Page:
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Code to find a specific audio marker in recorded audio with high timing precision and robust against noise. Practical to synchronise audio/video streams .
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README.textile

Audio Marker Sync

This is a piece of software to find an audio marker in an audio stream. The marker is a set of three beeps with strict timing and predefined frequency. The software is able to find the start of this marker with millisecond accurate precision. Being able to do this allows several use cases.

  • It allows to synchronize audio recorded via a microphone and video streams: if a camera records a
  • It allows to synchronize several cameras: if each camera records the same event and records the audio marker simultaneously the location in time of the markers can be used as a sync point.

How do I use this?

First prepare your audio files with the marker so your camera or microphone can record it. The marker has the following properties. It is a square wave with a frequency of 480.5Hz that is on for 200ms off (silent) for 100ms and on for 200ms, off for 100ms and finally on for 200ms. If you have recorded the files with markers place them into a single folder. A prepared marker can be found in the docs folder.

Install a recent JRE, download the ready build audio marker finder and choose a folder with your media files that contain audio with the marker present and in the text box below a number of timestamps should appear where the marker was found. A percentage score is also given.

It is probable that false positives are present but using the scores these can be filtered out by the user. This is to allow a larger marker/noise ratio. In the screenshot below it is probable that the marker in the first audio file is a false positive, while the second audio files contains a true positive (scores jump from +-100% to +-70%).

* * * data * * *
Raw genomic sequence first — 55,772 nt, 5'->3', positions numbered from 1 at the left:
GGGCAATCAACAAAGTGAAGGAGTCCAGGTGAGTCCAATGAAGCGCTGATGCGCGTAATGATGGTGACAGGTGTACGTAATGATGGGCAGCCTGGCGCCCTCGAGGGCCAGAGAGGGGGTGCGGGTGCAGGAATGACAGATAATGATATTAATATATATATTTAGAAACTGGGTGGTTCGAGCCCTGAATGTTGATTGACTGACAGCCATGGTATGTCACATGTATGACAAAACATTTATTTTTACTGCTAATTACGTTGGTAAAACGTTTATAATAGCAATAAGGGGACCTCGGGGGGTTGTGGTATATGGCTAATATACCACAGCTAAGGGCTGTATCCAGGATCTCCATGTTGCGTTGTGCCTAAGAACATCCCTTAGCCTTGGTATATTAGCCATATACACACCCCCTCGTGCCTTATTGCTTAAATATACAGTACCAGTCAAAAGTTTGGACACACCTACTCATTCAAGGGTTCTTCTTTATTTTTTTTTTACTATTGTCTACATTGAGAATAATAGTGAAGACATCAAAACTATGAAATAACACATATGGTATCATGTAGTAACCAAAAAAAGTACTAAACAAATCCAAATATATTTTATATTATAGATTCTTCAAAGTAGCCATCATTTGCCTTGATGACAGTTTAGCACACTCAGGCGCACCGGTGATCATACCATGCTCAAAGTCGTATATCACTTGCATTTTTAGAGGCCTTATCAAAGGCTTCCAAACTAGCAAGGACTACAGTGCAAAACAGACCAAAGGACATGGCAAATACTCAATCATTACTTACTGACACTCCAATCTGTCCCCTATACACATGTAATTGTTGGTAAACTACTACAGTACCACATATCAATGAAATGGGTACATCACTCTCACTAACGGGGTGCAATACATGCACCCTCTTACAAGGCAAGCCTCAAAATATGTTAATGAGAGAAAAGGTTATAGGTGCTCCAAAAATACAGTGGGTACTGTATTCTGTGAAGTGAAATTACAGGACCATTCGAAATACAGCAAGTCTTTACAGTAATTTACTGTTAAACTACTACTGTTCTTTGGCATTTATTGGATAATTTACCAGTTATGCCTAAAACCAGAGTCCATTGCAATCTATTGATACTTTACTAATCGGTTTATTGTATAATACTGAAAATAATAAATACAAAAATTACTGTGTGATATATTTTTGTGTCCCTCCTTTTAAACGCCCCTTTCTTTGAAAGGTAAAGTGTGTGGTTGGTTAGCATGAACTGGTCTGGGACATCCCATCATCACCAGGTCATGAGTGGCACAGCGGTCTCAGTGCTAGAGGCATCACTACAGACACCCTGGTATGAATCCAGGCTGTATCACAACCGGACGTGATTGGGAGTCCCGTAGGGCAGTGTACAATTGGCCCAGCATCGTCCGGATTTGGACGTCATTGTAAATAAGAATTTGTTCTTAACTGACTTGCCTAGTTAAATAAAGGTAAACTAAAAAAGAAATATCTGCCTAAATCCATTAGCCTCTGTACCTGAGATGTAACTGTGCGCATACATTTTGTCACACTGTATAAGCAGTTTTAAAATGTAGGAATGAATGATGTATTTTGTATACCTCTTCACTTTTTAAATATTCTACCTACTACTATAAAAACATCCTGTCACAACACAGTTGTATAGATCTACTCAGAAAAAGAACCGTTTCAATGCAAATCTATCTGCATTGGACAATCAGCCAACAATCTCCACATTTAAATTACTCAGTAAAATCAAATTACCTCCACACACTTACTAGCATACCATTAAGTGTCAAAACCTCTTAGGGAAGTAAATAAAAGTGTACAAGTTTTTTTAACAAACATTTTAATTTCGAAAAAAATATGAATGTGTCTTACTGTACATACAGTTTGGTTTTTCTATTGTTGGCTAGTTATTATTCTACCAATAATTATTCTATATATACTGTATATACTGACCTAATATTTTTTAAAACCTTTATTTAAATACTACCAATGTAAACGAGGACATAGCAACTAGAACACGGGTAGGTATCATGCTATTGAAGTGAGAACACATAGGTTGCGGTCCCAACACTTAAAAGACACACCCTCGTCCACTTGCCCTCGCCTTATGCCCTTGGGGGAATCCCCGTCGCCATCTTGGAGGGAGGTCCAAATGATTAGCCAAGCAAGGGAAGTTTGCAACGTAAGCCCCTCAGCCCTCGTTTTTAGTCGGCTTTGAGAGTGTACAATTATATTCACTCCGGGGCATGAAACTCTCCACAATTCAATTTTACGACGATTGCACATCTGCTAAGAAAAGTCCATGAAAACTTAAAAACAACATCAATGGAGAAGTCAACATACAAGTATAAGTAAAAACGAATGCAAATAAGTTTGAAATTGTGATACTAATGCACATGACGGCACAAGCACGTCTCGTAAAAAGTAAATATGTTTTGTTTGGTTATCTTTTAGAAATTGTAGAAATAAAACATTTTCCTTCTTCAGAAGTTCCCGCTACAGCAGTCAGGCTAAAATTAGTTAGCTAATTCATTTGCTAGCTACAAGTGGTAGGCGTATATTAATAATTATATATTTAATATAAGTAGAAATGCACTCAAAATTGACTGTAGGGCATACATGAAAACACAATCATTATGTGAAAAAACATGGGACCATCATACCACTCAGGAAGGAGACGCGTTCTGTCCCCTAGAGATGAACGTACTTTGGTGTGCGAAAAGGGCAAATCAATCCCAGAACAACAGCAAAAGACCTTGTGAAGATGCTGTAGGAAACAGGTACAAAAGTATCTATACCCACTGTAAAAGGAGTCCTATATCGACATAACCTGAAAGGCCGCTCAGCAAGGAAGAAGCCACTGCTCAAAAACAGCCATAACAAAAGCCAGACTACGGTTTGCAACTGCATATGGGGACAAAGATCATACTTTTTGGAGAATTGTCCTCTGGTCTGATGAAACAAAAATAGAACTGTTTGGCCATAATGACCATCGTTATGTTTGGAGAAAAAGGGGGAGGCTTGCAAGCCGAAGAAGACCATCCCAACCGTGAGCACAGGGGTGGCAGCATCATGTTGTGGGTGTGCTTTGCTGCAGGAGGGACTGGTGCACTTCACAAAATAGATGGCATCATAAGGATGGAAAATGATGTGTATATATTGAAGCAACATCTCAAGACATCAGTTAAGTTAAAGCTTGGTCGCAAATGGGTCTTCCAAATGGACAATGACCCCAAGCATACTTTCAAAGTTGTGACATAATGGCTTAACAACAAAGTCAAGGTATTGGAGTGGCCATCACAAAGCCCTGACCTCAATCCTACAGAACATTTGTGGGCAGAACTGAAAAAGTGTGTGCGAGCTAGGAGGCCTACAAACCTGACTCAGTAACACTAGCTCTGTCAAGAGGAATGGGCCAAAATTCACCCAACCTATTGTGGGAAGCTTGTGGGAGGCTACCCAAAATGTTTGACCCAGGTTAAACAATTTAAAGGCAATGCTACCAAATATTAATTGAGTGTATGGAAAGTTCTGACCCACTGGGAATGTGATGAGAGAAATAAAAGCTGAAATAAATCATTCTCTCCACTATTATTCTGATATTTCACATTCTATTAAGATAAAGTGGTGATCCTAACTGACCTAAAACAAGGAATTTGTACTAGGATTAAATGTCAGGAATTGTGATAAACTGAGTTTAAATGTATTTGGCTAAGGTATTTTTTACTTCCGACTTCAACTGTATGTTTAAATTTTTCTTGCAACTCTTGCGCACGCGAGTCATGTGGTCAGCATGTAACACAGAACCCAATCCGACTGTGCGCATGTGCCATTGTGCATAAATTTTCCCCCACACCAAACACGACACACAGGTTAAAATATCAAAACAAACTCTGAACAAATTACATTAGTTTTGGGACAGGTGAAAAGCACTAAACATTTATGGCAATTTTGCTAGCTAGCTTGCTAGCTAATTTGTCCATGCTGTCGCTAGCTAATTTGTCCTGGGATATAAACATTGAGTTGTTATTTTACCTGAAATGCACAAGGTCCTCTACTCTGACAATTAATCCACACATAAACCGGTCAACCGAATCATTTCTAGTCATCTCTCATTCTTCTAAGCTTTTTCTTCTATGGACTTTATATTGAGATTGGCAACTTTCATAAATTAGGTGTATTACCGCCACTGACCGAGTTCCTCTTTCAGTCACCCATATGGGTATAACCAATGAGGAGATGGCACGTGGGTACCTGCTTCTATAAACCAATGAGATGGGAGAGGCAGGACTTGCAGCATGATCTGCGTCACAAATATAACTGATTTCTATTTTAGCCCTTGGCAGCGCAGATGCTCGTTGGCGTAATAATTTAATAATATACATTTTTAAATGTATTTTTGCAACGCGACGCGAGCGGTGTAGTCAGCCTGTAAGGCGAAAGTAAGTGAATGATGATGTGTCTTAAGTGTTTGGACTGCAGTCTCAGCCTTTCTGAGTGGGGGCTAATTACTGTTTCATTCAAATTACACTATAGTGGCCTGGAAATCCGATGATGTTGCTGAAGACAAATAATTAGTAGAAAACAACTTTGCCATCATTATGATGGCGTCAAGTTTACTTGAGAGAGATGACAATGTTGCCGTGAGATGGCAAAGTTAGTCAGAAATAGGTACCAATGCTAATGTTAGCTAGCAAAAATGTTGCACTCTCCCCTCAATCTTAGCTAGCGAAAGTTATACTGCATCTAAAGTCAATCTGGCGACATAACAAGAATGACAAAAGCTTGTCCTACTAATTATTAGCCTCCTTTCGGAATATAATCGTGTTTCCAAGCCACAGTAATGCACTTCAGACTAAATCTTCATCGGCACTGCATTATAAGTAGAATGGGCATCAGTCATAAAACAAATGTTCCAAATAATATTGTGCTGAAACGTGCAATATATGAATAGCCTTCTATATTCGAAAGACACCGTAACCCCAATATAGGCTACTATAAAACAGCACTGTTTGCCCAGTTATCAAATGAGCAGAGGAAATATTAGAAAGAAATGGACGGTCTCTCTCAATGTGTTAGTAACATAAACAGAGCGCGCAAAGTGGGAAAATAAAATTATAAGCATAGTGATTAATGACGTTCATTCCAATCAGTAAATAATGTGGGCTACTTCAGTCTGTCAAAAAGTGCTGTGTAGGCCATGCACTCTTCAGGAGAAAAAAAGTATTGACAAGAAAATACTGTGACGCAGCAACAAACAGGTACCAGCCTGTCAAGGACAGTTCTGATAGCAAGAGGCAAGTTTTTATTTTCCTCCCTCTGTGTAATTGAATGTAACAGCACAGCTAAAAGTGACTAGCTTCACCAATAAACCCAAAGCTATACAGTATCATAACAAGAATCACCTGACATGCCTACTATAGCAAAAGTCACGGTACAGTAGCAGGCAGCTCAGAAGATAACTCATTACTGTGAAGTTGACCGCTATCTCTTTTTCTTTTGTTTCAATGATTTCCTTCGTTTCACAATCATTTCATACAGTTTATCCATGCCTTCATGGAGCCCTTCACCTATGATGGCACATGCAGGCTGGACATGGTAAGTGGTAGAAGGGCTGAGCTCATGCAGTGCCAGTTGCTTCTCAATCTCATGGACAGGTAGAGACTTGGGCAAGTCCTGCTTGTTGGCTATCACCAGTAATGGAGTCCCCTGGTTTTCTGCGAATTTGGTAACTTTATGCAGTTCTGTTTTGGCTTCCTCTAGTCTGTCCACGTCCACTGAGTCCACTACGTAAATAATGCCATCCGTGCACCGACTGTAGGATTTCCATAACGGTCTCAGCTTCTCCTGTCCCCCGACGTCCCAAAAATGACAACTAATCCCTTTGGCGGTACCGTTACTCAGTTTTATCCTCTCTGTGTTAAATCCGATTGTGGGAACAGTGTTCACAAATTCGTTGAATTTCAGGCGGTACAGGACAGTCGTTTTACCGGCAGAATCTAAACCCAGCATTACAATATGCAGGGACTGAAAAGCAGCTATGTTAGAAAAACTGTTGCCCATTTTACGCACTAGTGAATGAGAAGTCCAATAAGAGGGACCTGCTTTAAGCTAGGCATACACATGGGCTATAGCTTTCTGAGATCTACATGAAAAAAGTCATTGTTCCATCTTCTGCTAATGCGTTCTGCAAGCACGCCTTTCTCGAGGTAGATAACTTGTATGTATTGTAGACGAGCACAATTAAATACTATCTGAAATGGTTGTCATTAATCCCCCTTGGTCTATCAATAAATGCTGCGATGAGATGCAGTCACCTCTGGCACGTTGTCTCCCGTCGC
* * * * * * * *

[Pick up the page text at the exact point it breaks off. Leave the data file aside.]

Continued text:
Test set

The test set consists of two public domain audio files originating from archive.org With the following ffmpeg commands the marker is mixed at 60s and 120s respectively with the music. The command resamples, mixes the marker with a chosen offset and compresses the audio so it is a reasonable challenge to locate the marker.

ffmpeg -i "set/Alexander_Wheres_That_Band.ogg" -i "docs/marker.wav" -filter_complex "[1:a]adelay=60000[s2];[0:a][s2]amix=2[mixout]" -map "[mixout]" "set/60s_marker.ogg"
ffmpeg -i "set/Bucktown_5_Hot_Mittens.ogg" -i "docs/marker.wav" -filter_complex "[1:a]adelay=120000[s2];[0:a][s2]amix=2[mixout]" -map "[mixout]" "set/120s_marker.ogg"

The results (see screenshot above) show that two false positives are detected but also that the marker is found correctly at the expected locations. The threshold to detect markers is set deliberately low to ensure that all markers are found. Ideally there is a large score difference between a true and false positive (as is the case here).

Caveats

You need a recent java runtime installed on your system.

The software needs ffmpeg installed on your system to decode media files. It will attempt to download ffmpeg and execute it automatically but more capable versions might be present if you install it manually. E.g. using homebrew in macOS: brew install ffmpeg or a packet manager like apt-get on Debian like systems: apt-get install ffmpeg. The static ffmpeg binaries provided by zeranoe might be practical as well on e.g. windows.

Audio is downmixed to one channel. If a container format has more than one audio stream (e.g. languages in movies), then the first audio stream in the container is used automatically.

How does it work?

Is it magic? Is it witchcraft? No, it is done by calculating how present the expected frequency is in the signal for every point in time. To do this efficiently, a generalized version of the goertzel algorithm is used. Since we expect that the frequency is only very present for a small amount of the time (during the marker and other short random events) we can disregard most of the signal for further analysis.

The further analysis compares the expected timing with the actual timing of the presence of the frequency. This essentially filters out random events and enables the algorithm to find the beginning of the marker.

To do this efficiently, a sort of binary convolution is calculated using bit sets of the length of the marker. The match score is then the cardinality of the signal NOT XOR’ed with the template. The more 1’s there are in the bit string the better the match. In the following example the template represents the expected power of the frequency present in the marker. The signal is the calculated frequency power and the number of ones in the bit string represents the match score:

Template:
            _____     _____     ______
           |     |___|     |___|      |
Signal:
            .. ..     ... .     .....
              .   ...       ...

Binary NOT XOR:
           11011 111 11101 111  11111
           

Lisence

This is MIT lisenced and uses a GPL’ed library called TarsosDSP

Credits

Joren Six at University Ghent, IPEM.

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